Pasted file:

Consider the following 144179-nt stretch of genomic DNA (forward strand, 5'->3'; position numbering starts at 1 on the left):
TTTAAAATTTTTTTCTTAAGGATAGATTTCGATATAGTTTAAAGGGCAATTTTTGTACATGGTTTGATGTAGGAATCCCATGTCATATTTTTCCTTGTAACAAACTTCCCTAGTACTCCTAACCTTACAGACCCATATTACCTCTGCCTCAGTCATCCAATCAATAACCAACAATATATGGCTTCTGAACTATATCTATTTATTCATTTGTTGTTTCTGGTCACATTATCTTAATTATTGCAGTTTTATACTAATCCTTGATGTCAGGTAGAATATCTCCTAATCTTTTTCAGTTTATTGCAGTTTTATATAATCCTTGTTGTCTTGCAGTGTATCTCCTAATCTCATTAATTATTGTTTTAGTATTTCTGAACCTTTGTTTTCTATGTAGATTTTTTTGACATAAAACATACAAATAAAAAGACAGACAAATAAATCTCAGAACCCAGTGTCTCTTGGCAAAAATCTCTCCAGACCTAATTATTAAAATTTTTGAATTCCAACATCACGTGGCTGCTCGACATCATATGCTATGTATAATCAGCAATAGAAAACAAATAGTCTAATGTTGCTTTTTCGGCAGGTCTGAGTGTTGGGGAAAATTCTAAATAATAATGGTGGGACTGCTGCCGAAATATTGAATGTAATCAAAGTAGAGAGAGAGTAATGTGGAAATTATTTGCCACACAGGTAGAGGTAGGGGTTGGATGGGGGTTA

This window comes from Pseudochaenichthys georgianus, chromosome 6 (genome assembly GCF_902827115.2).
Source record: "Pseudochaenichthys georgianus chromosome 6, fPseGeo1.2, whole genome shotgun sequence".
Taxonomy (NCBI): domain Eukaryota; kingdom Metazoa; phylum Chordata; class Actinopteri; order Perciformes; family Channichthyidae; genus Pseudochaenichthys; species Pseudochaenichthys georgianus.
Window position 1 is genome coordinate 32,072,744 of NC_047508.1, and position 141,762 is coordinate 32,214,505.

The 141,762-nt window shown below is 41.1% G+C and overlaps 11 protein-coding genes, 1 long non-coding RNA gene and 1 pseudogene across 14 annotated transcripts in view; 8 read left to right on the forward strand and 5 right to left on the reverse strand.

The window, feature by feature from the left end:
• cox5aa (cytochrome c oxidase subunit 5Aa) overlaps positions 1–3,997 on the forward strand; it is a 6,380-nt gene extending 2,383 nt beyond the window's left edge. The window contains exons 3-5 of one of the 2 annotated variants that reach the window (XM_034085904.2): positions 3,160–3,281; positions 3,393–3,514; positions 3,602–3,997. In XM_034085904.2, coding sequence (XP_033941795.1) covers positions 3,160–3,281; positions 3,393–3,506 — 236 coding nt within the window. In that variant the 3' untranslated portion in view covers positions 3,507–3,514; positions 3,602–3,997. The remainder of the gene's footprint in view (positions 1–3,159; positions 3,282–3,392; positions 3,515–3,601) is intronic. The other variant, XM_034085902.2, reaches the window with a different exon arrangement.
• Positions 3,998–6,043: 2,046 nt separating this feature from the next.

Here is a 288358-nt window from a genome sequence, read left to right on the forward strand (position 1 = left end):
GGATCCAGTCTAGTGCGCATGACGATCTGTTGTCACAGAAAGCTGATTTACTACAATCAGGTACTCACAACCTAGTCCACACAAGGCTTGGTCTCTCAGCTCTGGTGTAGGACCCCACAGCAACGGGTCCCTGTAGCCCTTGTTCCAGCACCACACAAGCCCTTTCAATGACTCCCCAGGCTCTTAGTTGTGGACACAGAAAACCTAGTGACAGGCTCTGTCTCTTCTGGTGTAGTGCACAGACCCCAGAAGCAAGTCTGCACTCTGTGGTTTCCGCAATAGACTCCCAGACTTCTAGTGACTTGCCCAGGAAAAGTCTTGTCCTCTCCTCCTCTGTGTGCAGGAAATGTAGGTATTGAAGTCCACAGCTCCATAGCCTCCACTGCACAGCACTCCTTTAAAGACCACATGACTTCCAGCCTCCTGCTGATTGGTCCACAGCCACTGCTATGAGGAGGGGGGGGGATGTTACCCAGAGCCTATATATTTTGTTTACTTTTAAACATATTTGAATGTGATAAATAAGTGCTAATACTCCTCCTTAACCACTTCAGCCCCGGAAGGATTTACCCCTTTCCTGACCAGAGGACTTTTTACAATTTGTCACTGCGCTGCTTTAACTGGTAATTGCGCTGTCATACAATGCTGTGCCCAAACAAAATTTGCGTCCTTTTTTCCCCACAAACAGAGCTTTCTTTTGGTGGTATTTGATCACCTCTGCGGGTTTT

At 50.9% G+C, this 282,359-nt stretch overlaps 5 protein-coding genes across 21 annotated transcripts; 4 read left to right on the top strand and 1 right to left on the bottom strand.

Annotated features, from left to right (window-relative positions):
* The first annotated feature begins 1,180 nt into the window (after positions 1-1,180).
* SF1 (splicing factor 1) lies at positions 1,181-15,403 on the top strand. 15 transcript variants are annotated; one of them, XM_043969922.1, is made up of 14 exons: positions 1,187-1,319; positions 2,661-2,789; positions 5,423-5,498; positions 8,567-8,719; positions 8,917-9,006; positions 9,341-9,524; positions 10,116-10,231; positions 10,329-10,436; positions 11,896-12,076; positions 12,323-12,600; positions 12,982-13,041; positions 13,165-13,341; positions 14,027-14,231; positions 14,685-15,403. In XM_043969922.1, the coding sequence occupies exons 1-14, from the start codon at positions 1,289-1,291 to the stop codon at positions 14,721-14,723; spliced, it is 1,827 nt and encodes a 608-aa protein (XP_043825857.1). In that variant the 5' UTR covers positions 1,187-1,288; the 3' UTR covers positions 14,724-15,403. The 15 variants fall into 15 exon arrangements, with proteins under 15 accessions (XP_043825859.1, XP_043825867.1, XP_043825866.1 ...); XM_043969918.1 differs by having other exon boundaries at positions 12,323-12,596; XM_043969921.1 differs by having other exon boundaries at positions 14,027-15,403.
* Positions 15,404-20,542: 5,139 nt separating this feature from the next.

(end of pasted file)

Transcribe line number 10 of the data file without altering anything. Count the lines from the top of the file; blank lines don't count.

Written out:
• Positions 3,998–6,043: 2,046 nt separating this feature from the next.